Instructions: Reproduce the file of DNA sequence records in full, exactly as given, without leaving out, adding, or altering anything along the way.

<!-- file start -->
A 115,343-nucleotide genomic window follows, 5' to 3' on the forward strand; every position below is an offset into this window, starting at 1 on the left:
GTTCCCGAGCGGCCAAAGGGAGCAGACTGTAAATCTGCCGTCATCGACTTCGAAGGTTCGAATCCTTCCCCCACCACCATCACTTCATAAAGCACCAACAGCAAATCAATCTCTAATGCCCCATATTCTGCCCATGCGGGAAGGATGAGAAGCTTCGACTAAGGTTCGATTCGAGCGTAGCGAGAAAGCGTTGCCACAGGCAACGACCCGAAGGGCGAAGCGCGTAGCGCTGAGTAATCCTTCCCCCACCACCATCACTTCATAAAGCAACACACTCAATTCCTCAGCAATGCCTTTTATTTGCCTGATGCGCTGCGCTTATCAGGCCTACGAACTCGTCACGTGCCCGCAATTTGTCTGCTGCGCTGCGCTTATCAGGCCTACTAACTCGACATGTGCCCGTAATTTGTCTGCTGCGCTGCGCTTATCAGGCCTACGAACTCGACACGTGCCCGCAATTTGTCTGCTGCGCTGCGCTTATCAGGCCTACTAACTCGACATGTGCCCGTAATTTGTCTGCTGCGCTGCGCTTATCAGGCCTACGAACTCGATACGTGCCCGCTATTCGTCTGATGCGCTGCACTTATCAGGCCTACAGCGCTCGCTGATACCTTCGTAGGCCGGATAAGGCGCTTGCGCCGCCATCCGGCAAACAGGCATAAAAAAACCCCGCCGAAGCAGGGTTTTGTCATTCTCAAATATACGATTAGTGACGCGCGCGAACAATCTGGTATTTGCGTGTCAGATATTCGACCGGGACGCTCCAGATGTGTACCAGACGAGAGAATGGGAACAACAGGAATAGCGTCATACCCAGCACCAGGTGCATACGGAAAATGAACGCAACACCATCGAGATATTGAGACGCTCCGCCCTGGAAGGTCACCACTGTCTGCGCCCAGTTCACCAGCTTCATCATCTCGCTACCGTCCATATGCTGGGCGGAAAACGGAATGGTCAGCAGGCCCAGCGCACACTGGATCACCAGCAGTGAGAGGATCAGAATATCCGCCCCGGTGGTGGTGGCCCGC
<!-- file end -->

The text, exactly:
A 115,343-nucleotide genomic window follows, 5' to 3' on the forward strand; every position below is an offset into this window, starting at 1 on the left:
GTTCCCGAGCGGCCAAAGGGAGCAGACTGTAAATCTGCCGTCATCGACTTCGAAGGTTCGAATCCTTCCCCCACCACCATCACTTCATAAAGCACCAACAGCAAATCAATCTCTAATGCCCCATATTCTGCCCATGCGGGAAGGATGAGAAGCTTCGACTAAGGTTCGATTCGAGCGTAGCGAGAAAGCGTTGCCACAGGCAACGACCCGAAGGGCGAAGCGCGTAGCGCTGAGTAATCCTTCCCCCACCACCATCACTTCATAAAGCAACACACTCAATTCCTCAGCAATGCCTTTTATTTGCCTGATGCGCTGCGCTTATCAGGCCTACGAACTCGTCACGTGCCCGCAATTTGTCTGCTGCGCTGCGCTTATCAGGCCTACTAACTCGACATGTGCCCGTAATTTGTCTGCTGCGCTGCGCTTATCAGGCCTACGAACTCGACACGTGCCCGCAATTTGTCTGCTGCGCTGCGCTTATCAGGCCTACTAACTCGACATGTGCCCGTAATTTGTCTGCTGCGCTGCGCTTATCAGGCCTACGAACTCGATACGTGCCCGCTATTCGTCTGATGCGCTGCACTTATCAGGCCTACAGCGCTCGCTGATACCTTCGTAGGCCGGATAAGGCGCTTGCGCCGCCATCCGGCAAACAGGCATAAAAAAACCCCGCCGAAGCAGGGTTTTGTCATTCTCAAATATACGATTAGTGACGCGCGCGAACAATCTGGTATTTGCGTGTCAGATATTCGACCGGGACGCTCCAGATGTGTACCAGACGAGAGAATGGGAACAACAGGAATAGCGTCATACCCAGCACCAGGTGCATACGGAAAATGAACGCAACACCATCGAGATATTGAGACGCTCCGCCCTGGAAGGTCACCACTGTCTGCGCCCAGTTCACCAGCTTCATCATCTCGCTACCGTCCATATGCTGGGCGGAAAACGGAATGGTCAGCAGGCCCAGCGCACACTGGATCACCAGCAGTGAGAGGATCAGAATATCCGCCCCGGTGGTGGTGGCCCGC